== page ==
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Ron Wright testifies at United States Sentencing Commission hearings

Wake Forest University School of Law Executive Associate Dean for Academic Affairs Ron Wright testified earlier this month at a regional hearing of the United States Sentencing Commission in Atlanta.

The regional hearings coincide with the 25th anniversary of the Sentencing Reform Act of 1984. The Commission is holding public hearings to gather feedback on federal sentencing practices and the operation of the federal sentencing guidelines.

“In recognition of the anniversary, the Commission decided to go out on a listening tour to find out what still works in the Act and what potentially needs to be changed,” Wright said.

The first in a series of regional public hearings on federal sentencing policy was held Feb. 10-11 in Atlanta. Testimony was heard from appellate judges, federal court judges, members of law enforcement and academics, among others. Wright was a member of a panel that included two other academics who testified in front of seven commissioners.

“My take-home message was that they need to devote less attention to monitoring judges and trying to get them to comply with the guidelines,” Wright said. “They need to trust the judges. They will comply, they always do.”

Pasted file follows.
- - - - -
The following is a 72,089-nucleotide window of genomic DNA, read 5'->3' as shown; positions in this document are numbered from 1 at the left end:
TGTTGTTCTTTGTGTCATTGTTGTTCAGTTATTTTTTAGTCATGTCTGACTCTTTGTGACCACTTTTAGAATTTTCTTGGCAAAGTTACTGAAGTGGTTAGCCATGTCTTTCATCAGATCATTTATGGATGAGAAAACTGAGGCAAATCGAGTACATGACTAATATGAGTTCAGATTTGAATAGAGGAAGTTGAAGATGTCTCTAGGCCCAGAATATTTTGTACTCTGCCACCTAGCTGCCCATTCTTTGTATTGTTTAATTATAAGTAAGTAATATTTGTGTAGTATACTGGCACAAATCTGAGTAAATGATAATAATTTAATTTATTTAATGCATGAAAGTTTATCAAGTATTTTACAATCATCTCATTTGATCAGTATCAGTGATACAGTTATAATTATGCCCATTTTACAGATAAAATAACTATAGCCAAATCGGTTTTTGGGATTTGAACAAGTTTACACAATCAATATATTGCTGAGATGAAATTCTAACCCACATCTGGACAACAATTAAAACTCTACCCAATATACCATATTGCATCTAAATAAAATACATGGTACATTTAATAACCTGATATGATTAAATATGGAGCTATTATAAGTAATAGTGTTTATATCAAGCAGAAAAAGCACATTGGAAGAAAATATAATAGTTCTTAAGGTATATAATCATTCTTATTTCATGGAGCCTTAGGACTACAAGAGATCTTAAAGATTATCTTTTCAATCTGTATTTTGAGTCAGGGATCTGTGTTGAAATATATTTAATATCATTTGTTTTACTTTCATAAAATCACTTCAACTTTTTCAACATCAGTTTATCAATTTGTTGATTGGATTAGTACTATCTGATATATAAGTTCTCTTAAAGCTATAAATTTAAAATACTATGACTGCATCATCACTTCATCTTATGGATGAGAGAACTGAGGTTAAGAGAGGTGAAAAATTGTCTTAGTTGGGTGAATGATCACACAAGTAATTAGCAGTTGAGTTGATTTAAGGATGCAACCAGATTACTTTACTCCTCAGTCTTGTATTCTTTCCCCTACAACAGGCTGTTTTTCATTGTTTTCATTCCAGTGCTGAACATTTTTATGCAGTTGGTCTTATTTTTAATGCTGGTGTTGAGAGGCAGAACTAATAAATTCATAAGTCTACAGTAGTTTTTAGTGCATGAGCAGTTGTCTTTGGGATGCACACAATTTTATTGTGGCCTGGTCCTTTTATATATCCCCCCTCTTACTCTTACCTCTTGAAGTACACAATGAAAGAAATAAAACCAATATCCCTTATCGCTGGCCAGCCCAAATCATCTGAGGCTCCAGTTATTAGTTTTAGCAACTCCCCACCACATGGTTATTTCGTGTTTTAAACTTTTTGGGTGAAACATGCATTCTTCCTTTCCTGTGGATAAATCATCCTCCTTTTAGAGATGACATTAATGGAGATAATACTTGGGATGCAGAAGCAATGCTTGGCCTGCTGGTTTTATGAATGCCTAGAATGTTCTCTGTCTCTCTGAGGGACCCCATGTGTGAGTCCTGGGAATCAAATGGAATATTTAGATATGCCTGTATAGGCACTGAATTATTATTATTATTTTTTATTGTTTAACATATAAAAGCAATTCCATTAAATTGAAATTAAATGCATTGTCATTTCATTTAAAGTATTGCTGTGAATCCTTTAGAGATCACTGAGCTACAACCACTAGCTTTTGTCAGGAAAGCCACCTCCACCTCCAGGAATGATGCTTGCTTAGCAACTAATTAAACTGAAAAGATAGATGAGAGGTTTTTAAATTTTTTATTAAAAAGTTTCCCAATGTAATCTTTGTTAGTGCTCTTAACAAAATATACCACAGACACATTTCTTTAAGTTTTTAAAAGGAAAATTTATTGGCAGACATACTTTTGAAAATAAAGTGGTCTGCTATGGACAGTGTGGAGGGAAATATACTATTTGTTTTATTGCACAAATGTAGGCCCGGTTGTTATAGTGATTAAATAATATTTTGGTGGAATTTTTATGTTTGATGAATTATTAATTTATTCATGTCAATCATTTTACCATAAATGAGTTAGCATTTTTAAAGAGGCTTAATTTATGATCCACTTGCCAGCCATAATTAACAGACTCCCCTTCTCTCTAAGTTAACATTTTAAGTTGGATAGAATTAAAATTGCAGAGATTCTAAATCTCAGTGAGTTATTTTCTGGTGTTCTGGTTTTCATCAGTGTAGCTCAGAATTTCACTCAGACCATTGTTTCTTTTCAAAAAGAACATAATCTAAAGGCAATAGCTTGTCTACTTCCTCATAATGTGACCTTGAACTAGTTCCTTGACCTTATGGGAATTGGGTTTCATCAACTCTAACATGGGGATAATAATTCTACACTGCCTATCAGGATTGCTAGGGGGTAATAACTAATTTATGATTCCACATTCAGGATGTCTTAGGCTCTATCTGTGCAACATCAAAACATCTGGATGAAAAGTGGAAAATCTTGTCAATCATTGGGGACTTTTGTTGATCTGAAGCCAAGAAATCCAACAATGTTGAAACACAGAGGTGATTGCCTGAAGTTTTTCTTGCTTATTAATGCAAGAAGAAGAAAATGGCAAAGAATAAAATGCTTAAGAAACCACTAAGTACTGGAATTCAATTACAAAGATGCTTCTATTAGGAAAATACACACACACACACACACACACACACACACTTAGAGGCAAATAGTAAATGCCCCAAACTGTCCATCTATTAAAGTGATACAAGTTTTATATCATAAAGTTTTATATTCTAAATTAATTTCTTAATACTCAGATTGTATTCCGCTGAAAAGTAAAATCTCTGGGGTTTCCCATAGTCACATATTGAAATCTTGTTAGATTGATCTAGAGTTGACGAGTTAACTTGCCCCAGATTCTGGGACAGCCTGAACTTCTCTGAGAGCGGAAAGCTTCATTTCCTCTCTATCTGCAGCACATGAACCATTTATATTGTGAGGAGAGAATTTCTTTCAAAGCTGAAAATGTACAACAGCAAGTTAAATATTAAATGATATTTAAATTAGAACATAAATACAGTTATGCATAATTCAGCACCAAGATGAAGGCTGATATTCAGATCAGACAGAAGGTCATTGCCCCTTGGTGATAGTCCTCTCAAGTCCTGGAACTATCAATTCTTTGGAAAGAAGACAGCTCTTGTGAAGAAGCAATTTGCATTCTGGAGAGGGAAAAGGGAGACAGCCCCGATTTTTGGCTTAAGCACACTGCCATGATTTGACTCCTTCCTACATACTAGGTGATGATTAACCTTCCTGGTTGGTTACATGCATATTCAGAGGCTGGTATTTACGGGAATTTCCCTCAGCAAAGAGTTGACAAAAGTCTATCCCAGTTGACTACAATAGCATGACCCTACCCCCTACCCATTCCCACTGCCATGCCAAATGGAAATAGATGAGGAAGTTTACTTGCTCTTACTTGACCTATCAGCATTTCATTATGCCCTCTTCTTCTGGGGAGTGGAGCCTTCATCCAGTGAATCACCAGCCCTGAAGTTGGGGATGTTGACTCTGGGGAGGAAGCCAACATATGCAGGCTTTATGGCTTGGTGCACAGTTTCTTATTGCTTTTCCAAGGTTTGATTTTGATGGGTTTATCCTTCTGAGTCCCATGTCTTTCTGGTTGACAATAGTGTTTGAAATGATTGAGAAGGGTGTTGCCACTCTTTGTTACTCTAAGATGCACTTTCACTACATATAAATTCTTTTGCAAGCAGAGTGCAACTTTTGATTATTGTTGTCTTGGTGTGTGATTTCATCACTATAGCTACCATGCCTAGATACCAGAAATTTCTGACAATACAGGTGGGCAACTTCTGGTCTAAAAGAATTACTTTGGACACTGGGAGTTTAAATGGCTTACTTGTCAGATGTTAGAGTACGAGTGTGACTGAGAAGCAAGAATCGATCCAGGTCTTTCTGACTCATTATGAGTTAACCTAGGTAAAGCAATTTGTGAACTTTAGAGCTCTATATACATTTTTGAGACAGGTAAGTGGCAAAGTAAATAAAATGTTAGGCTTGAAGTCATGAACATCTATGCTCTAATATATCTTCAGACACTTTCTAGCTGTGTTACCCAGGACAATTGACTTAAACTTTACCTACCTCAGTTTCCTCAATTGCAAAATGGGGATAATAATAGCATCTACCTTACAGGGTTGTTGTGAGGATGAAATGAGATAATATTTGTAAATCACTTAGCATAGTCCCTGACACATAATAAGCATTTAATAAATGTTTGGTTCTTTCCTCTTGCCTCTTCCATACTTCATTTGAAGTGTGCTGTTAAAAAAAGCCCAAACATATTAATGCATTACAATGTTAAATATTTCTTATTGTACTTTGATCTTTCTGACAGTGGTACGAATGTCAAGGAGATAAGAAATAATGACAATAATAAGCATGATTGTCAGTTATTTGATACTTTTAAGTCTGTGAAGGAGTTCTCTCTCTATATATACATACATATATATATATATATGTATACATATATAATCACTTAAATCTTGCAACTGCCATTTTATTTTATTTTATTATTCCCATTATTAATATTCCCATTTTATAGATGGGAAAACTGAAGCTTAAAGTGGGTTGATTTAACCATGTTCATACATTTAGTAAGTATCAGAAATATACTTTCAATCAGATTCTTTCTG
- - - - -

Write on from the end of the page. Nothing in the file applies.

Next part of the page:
Wright is one of the nation’s best known criminal justice scholars. He is the co-author of two casebooks in criminal procedure and sentencing; his empirical research concentrates on the work of criminal prosecutors.

The SRA established the Commission as an independent agency in the judicial branch of government and directed it to establish sentencing policies and practices for the federal criminal justice system, principally through the promulgation of federal sentencing guidelines. The Commission submitted the initial set of sentencing guidelines to Congress in April 1987. Since that time, the guidelines have been amended more than 700 times and they have been used by federal courts to sentence more than 1 million defendants.